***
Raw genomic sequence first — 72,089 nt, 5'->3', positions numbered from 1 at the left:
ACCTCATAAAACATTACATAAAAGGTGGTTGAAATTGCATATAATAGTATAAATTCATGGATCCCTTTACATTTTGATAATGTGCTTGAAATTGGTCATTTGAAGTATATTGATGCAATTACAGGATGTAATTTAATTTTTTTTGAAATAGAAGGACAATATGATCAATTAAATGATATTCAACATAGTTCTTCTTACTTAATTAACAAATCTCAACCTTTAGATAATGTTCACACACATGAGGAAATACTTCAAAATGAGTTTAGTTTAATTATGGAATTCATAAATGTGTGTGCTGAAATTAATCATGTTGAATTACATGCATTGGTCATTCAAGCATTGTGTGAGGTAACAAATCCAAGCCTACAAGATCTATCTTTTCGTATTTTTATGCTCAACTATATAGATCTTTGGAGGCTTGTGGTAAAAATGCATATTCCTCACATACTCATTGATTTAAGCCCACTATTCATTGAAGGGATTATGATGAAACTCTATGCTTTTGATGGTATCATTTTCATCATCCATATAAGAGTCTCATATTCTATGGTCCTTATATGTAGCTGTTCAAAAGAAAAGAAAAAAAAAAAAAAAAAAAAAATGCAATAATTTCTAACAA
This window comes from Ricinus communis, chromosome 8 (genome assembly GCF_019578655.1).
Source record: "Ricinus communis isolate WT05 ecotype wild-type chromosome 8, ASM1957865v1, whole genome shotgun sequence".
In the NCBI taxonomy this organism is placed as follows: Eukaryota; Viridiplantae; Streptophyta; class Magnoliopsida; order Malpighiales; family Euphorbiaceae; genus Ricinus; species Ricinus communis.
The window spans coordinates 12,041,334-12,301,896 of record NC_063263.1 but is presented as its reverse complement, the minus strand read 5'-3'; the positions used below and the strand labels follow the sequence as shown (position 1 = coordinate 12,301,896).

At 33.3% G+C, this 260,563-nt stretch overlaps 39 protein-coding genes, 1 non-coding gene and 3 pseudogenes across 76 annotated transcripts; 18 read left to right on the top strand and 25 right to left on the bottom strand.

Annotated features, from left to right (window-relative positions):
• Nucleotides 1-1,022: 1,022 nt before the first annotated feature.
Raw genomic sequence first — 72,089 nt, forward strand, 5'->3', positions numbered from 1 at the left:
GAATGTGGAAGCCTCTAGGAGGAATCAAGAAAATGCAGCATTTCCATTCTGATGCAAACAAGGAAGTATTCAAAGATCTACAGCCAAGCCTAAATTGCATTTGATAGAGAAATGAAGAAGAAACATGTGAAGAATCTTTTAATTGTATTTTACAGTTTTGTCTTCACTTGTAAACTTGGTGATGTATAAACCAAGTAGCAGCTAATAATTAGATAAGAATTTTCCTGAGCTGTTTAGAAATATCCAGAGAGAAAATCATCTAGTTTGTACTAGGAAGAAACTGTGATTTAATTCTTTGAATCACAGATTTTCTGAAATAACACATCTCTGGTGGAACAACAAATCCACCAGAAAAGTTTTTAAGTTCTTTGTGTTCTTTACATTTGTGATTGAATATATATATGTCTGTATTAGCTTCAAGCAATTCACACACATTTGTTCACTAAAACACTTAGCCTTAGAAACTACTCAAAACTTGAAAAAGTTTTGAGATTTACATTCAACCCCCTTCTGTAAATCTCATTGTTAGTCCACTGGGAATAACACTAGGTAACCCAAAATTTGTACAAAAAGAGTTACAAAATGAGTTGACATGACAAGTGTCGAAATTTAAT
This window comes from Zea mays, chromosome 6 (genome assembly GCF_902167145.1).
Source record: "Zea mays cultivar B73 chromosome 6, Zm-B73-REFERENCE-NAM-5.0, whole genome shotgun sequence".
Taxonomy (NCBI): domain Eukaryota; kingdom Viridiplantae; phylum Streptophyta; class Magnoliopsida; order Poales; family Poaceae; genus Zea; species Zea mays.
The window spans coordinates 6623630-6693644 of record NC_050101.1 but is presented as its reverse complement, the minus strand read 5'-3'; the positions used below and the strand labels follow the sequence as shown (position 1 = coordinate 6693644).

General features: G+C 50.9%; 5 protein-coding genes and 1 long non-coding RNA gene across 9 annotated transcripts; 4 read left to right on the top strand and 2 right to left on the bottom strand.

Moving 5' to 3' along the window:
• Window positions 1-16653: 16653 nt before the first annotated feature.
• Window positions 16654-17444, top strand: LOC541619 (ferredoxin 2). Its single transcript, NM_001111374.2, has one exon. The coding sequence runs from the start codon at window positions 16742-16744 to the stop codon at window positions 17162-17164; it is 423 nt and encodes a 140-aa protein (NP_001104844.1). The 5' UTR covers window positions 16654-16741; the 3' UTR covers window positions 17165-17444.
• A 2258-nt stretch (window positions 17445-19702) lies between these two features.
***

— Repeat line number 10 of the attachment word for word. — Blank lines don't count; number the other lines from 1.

Raw genomic sequence first — 72,089 nt, forward strand, 5'->3', positions numbered from 1 at the left: